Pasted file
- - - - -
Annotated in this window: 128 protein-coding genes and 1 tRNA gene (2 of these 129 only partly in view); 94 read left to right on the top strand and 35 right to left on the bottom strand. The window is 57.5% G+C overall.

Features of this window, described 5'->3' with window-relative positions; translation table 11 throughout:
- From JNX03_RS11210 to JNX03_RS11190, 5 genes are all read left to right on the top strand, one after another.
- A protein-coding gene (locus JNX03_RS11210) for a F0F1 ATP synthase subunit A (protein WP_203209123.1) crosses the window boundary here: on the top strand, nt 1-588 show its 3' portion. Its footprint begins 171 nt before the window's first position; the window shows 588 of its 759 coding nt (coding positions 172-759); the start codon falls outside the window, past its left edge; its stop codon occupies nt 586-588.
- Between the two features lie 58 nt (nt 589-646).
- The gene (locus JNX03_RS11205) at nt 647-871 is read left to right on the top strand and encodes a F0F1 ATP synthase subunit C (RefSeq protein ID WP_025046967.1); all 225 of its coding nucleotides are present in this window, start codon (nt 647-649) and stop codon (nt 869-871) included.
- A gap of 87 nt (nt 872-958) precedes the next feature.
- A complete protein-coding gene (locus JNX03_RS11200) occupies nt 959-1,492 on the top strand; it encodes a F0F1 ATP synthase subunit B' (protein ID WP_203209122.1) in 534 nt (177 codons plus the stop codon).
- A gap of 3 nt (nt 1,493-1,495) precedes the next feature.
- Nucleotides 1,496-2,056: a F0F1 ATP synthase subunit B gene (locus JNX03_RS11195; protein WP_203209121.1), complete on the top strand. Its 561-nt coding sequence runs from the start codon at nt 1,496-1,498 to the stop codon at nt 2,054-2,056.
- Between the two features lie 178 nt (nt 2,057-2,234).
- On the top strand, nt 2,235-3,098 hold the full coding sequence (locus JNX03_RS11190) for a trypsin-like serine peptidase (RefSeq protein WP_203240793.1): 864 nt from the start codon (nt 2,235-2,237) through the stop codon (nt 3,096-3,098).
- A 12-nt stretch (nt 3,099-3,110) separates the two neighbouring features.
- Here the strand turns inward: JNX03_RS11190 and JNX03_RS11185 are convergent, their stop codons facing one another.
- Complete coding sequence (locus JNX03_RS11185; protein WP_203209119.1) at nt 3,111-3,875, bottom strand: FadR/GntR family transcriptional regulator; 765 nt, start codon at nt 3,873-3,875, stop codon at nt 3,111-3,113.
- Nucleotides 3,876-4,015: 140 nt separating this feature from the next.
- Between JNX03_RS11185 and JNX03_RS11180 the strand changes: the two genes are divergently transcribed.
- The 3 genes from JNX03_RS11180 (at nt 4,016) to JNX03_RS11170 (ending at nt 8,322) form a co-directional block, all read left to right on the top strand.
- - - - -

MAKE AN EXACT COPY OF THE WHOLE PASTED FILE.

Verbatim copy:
Annotated in this window: 128 protein-coding genes and 1 tRNA gene (2 of these 129 only partly in view); 94 read left to right on the top strand and 35 right to left on the bottom strand. The window is 57.5% G+C overall.

Features of this window, described 5'->3' with window-relative positions; translation table 11 throughout:
- From JNX03_RS11210 to JNX03_RS11190, 5 genes are all read left to right on the top strand, one after another.
- A protein-coding gene (locus JNX03_RS11210) for a F0F1 ATP synthase subunit A (protein WP_203209123.1) crosses the window boundary here: on the top strand, nt 1-588 show its 3' portion. Its footprint begins 171 nt before the window's first position; the window shows 588 of its 759 coding nt (coding positions 172-759); the start codon falls outside the window, past its left edge; its stop codon occupies nt 586-588.
- Between the two features lie 58 nt (nt 589-646).
- The gene (locus JNX03_RS11205) at nt 647-871 is read left to right on the top strand and encodes a F0F1 ATP synthase subunit C (RefSeq protein ID WP_025046967.1); all 225 of its coding nucleotides are present in this window, start codon (nt 647-649) and stop codon (nt 869-871) included.
- A gap of 87 nt (nt 872-958) precedes the next feature.
- A complete protein-coding gene (locus JNX03_RS11200) occupies nt 959-1,492 on the top strand; it encodes a F0F1 ATP synthase subunit B' (protein ID WP_203209122.1) in 534 nt (177 codons plus the stop codon).
- A gap of 3 nt (nt 1,493-1,495) precedes the next feature.
- Nucleotides 1,496-2,056: a F0F1 ATP synthase subunit B gene (locus JNX03_RS11195; protein WP_203209121.1), complete on the top strand. Its 561-nt coding sequence runs from the start codon at nt 1,496-1,498 to the stop codon at nt 2,054-2,056.
- Between the two features lie 178 nt (nt 2,057-2,234).
- On the top strand, nt 2,235-3,098 hold the full coding sequence (locus JNX03_RS11190) for a trypsin-like serine peptidase (RefSeq protein WP_203240793.1): 864 nt from the start codon (nt 2,235-2,237) through the stop codon (nt 3,096-3,098).
- A 12-nt stretch (nt 3,099-3,110) separates the two neighbouring features.
- Here the strand turns inward: JNX03_RS11190 and JNX03_RS11185 are convergent, their stop codons facing one another.
- Complete coding sequence (locus JNX03_RS11185; protein WP_203209119.1) at nt 3,111-3,875, bottom strand: FadR/GntR family transcriptional regulator; 765 nt, start codon at nt 3,873-3,875, stop codon at nt 3,111-3,113.
- Nucleotides 3,876-4,015: 140 nt separating this feature from the next.
- Between JNX03_RS11185 and JNX03_RS11180 the strand changes: the two genes are divergently transcribed.
- The 3 genes from JNX03_RS11180 (at nt 4,016) to JNX03_RS11170 (ending at nt 8,322) form a co-directional block, all read left to right on the top strand.